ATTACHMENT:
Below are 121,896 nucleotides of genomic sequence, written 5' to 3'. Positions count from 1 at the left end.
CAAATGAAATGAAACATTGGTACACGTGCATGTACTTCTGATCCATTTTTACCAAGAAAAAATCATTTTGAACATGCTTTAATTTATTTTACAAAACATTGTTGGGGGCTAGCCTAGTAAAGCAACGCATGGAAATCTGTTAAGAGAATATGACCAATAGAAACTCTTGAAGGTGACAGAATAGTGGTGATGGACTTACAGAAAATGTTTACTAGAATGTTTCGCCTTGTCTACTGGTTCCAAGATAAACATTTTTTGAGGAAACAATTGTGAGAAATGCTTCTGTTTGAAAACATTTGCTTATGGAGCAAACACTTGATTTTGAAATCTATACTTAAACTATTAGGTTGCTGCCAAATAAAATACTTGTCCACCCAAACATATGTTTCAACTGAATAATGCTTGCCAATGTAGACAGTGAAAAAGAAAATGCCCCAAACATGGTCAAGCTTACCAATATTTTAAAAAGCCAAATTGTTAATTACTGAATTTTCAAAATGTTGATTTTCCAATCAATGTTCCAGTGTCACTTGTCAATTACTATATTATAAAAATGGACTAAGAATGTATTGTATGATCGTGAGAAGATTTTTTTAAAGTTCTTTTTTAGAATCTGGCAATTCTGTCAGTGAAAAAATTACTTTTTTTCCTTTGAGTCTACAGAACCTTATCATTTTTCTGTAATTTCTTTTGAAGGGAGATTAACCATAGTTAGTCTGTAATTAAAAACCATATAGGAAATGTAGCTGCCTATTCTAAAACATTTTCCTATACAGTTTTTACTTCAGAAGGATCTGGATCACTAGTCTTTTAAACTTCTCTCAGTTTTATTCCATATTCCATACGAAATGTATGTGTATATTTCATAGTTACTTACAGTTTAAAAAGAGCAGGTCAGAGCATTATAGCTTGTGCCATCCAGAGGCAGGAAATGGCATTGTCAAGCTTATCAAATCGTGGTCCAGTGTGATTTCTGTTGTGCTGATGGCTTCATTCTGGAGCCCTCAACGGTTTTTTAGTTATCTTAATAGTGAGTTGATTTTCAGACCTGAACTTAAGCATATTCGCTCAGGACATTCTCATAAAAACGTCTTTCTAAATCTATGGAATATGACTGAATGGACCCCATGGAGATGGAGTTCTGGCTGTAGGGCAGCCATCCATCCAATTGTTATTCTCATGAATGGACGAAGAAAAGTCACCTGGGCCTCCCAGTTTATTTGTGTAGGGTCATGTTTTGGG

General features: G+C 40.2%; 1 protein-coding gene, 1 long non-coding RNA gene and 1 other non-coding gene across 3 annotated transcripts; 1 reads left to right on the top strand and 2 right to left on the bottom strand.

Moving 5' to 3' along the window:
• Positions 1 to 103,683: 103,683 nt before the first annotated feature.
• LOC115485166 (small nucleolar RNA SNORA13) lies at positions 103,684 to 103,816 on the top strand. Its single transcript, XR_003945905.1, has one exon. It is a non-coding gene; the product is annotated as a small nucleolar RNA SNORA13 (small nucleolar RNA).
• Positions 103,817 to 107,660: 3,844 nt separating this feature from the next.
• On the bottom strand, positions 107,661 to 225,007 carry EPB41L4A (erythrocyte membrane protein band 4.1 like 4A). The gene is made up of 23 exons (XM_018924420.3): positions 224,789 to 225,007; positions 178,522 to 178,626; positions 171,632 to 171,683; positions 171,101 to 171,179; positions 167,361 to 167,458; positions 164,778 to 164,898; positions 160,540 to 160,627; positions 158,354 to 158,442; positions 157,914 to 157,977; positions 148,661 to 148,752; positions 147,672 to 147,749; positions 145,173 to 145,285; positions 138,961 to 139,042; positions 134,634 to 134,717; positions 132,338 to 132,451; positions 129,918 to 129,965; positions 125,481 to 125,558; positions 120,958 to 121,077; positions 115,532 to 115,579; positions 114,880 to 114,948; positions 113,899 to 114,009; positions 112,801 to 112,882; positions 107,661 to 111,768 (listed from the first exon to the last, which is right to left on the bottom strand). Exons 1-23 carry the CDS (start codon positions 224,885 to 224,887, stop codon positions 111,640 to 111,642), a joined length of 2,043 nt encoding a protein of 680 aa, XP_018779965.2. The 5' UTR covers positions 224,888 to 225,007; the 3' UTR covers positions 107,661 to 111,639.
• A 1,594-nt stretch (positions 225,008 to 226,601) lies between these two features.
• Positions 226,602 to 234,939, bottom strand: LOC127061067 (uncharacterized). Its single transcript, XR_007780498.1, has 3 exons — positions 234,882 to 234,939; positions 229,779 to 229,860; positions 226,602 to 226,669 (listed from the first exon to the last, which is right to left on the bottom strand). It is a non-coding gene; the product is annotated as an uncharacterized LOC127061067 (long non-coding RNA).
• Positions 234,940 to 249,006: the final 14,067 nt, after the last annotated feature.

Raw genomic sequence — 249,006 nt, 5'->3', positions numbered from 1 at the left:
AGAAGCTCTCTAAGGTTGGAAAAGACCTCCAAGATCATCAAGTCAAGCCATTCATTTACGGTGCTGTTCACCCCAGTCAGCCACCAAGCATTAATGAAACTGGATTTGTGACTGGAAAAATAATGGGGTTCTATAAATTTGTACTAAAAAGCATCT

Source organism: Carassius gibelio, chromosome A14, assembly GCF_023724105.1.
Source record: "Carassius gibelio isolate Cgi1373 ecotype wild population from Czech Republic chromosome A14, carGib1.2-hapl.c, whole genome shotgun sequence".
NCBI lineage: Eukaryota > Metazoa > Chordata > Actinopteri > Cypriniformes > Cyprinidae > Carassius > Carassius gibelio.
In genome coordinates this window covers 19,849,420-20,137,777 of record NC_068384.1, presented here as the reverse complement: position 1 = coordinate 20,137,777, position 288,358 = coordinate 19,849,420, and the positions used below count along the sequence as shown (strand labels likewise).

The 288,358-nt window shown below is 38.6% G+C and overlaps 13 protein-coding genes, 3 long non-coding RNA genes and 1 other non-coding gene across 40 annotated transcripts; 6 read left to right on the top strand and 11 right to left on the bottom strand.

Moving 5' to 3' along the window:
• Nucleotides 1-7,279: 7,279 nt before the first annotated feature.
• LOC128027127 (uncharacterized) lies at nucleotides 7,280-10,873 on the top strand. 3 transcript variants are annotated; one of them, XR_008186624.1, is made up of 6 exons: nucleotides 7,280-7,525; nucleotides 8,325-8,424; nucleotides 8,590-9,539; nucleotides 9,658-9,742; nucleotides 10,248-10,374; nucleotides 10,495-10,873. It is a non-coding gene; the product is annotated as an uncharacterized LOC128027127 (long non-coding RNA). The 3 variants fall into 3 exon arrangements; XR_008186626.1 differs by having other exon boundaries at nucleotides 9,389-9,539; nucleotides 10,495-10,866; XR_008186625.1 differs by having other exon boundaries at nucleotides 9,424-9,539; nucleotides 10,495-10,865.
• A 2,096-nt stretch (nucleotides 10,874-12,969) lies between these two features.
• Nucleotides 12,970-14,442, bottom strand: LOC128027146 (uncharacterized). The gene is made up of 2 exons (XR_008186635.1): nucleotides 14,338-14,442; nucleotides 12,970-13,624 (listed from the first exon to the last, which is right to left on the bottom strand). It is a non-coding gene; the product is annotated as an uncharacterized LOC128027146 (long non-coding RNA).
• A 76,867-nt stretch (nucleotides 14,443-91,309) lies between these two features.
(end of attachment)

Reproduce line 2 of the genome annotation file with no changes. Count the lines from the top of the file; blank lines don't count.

CAAATGAAATGAAACATTGGTACACGTGCATGTACTTCTGATCCATTTTTACCAAGAAAAAATCATTTTGAACATGCTTTAATTTATTTTACAAAACATTGTTGGGGGCTAGCCTAGTAAAGCAACGCATGGAAATCTGTTAAGAGAATATGACCAATAGAAACTCTTGAAGGTGACAGAATAGTGGTGATGGACTTACAGAAAATGTTTACTAGAATGTTTCGCCTTGTCTACTGGTTCCAAGATAAACATTTTTTGAGGAAACAATTGTGAGAAATGCTTCTGTTTGAAAACATTTGCTTATGGAGCAAACACTTGATTTTGAAATCTATACTTAAACTATTAGGTTGCTGCCAAATAAAATACTTGTCCACCCAAACATATGTTTCAACTGAATAATGCTTGCCAATGTAGACAGTGAAAAAGAAAATGCCCCAAACATGGTCAAGCTTACCAATATTTTAAAAAGCCAAATTGTTAATTACTGAATTTTCAAAATGTTGATTTTCCAATCAATGTTCCAGTGTCACTTGTCAATTACTATATTATAAAAATGGACTAAGAATGTATTGTATGATCGTGAGAAGATTTTTTTAAAGTTCTTTTTTAGAATCTGGCAATTCTGTCAGTGAAAAAATTACTTTTTTTCCTTTGAGTCTACAGAACCTTATCATTTTTCTGTAATTTCTTTTGAAGGGAGATTAACCATAGTTAGTCTGTAATTAAAAACCATATAGGAAATGTAGCTGCCTATTCTAAAACATTTTCCTATACAGTTTTTACTTCAGAAGGATCTGGATCACTAGTCTTTTAAACTTCTCTCAGTTTTATTCCATATTCCATACGAAATGTATGTGTATATTTCATAGTTACTTACAGTTTAAAAAGAGCAGGTCAGAGCATTATAGCTTGTGCCATCCAGAGGCAGGAAATGGCATTGTCAAGCTTATCAAATCGTGGTCCAGTGTGATTTCTGTTGTGCTGATGGCTTCATTCTGGAGCCCTCAACGGTTTTTTAGTTATCTTAATAGTGAGTTGATTTTCAGACCTGAACTTAAGCATATTCGCTCAGGACATTCTCATAAAAACGTCTTTCTAAATCTATGGAATATGACTGAATGGACCCCATGGAGATGGAGTTCTGGCTGTAGGGCAGCCATCCATCCAATTGTTATTCTCATGAATGGACGAAGAAAAGTCACCTGGGCCTCCCAGTTTATTTGTGTAGGGTCATGTTTTGGG